Facebook Share Twitter Share Linkedin Share Pinterest Share
Want to Buy a Home? Avoid These Common Credit Mistakes

Want to Buy a Home? Avoid These Common Credit Mistakes

There is a lot of preparation and effort that goes into buying a home. From searching through various listings to saving up for a down payment to applying for a mortgage and all the inspections and appraisals that get you through to closing, the home-buying process can be complex.

Most home buyers go into this process knowing that their finances will be scrutinized a bit before they are approved to make a purchase. Recent financial moves can make a big impact on your loan approval, and this includes a buyer’s credit. Your current credit score – and even your credit history – can impact your opportunity to buy a home.

If you’re gearing up to buy a home soon, here are a few common credit mistakes that could ruin your chances:

1. Not knowing your credit score.
If you don’t know where you stand when it comes to your credit, you won’t know how to fix any potential problems before buying a home. Before you even consider applying for a mortgage, find out what your credit score is and review your complete credit report.

2. Not disputing any mistakes.
If you scour your credit report and see something that doesn’t add up, ask questions. If something has been falsely reported, you have the right to dispute it. Why not improve your credit score by speaking up, rather than allowing misinformation to damage your chances of buying a home?

3. Making late payments.
Responsibly using your credit is a good thing when you’re applying for a mortgage. However, using your credit and then missing or making late payments will certainly ruin your chances at getting a mortgage. If you want to use your credit, make timely, monthly payments to maintain a good credit rating.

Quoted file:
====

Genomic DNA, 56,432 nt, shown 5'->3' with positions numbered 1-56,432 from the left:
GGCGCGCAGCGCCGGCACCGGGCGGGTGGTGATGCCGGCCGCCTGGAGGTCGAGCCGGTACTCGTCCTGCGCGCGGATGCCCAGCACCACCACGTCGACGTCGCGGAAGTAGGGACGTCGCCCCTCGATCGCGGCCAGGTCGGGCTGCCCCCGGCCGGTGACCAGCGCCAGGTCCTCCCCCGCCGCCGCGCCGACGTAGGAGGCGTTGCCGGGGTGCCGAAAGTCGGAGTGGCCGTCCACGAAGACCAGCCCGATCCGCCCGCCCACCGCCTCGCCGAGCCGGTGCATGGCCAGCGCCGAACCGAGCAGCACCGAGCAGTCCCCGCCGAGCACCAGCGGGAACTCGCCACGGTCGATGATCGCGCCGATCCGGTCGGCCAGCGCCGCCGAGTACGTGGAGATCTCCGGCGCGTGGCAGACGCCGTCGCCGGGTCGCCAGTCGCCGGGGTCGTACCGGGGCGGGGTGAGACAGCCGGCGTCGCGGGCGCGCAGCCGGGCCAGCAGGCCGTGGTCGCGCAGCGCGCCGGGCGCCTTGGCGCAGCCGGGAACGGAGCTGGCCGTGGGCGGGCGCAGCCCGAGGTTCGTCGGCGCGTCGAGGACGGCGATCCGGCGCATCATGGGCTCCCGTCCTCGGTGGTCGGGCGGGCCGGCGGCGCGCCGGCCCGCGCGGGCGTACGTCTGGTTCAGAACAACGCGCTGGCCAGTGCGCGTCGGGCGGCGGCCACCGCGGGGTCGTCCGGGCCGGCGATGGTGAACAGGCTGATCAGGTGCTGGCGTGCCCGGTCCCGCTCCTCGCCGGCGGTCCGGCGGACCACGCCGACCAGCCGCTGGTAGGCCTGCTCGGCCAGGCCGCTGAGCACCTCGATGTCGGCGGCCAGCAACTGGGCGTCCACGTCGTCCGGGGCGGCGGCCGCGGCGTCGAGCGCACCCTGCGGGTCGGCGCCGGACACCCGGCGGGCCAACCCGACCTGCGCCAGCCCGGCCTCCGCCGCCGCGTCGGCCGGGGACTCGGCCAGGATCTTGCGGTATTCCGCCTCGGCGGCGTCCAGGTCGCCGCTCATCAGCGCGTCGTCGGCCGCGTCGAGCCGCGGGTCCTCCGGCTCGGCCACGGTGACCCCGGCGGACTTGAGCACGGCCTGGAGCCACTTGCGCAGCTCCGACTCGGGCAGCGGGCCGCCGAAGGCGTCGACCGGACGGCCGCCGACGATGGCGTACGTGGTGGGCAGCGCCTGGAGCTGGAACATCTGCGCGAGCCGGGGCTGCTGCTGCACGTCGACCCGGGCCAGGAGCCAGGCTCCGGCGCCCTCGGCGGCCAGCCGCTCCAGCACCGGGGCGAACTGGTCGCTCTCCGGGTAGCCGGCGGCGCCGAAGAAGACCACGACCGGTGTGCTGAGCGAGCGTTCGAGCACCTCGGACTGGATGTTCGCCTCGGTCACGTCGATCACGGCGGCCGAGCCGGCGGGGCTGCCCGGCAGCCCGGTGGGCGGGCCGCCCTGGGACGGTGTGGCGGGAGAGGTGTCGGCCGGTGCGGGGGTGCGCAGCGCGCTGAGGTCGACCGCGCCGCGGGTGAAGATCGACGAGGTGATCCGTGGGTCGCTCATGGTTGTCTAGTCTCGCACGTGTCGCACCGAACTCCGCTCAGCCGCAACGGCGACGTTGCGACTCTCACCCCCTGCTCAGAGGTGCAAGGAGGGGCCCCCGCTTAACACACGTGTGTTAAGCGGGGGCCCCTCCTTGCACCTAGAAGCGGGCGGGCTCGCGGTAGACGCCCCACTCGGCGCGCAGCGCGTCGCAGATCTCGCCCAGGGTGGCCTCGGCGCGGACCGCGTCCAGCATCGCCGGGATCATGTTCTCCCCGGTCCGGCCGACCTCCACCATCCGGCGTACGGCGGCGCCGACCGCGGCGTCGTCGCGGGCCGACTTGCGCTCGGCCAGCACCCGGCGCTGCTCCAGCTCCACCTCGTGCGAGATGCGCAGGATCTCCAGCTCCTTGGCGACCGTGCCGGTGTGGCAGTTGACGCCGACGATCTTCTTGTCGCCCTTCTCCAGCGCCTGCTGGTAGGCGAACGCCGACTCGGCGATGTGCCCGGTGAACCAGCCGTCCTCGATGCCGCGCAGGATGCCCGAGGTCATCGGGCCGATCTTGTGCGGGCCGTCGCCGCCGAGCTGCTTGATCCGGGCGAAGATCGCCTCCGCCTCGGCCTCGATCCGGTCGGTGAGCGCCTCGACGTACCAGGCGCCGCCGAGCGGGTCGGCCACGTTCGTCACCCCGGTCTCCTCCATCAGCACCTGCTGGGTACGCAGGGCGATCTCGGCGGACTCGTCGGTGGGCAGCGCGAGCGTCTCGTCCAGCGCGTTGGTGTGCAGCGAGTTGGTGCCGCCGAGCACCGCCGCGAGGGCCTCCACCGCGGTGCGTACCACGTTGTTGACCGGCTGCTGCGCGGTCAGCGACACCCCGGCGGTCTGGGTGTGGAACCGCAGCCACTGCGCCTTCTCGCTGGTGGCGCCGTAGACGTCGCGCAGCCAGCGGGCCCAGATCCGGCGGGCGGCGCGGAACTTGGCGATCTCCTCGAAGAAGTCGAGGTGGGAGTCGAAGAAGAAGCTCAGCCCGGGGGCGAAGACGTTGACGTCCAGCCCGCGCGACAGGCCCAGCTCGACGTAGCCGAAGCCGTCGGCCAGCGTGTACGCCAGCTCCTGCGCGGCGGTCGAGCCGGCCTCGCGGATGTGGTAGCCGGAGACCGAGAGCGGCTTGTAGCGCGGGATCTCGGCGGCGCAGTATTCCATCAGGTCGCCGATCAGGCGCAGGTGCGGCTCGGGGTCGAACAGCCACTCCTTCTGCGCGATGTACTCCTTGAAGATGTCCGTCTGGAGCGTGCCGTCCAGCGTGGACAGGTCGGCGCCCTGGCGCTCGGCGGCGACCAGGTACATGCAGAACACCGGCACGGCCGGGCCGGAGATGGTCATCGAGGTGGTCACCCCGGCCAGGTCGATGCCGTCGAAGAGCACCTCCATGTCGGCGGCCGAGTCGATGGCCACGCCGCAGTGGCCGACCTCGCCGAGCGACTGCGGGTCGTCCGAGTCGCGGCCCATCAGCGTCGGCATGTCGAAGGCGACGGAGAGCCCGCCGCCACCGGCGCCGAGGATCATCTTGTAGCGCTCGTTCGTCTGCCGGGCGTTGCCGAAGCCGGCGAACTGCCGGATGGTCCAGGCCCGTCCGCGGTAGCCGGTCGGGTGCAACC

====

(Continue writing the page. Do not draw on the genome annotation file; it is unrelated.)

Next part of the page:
4. Using all available credit.
While we said it is OK to responsibly use your credit, you should never spend all the credit that you have. Lenders will take a close look at your debt-to-income ratio, so your available credit will be under direct consideration before you buy a home. Make sure you’re not maxing out your credit cards if you want to purchase a home.

5. Closing credit card accounts.
Many credit users think it is a good idea to pay off and close credit cards when they’re applying for a loan. Again, you need to remember that your available credit will play a role in your ability to buy a home. If you keep inactive cards open, you might be able to increase your debt-to-income ratio.

6. Making a major purchase before closing.
Regularly using credit for small purchases and paying monthly payments is OK when you’re aiming for mortgage approval. But you shouldn’t make a major purchase on a credit card when you’re trying to buy a new home. Hold off on buying that washer, dryer or other appliances until your finances are not under such scrutiny.

7. Cosigning for a loan.
If might seem like a harmless idea, offering to be a cosigner for a younger sibling or family friend who would like to borrow money. But keep this in mind. If your family member or friend defaults on their loan, you are responsible. If you’re trying to buy a home, you don’t want to carry that financial burden.

8. Applying with a partner who has bad credit.
Finally, you could have stellar credit, but if you and your partner are buying a home together, you need to make sure that you are in similar standing. A partner’s bad credit score could cost you a better financing rate – or even worse – mortgage approval!

Before you apply for a mortgage, get familiar with your credit and do what you can to improve your score. You’ll not only put yourself in a better position for approval, but you could secure a better financing rate too. And when you’re ready to start your new home search, contact our team for help!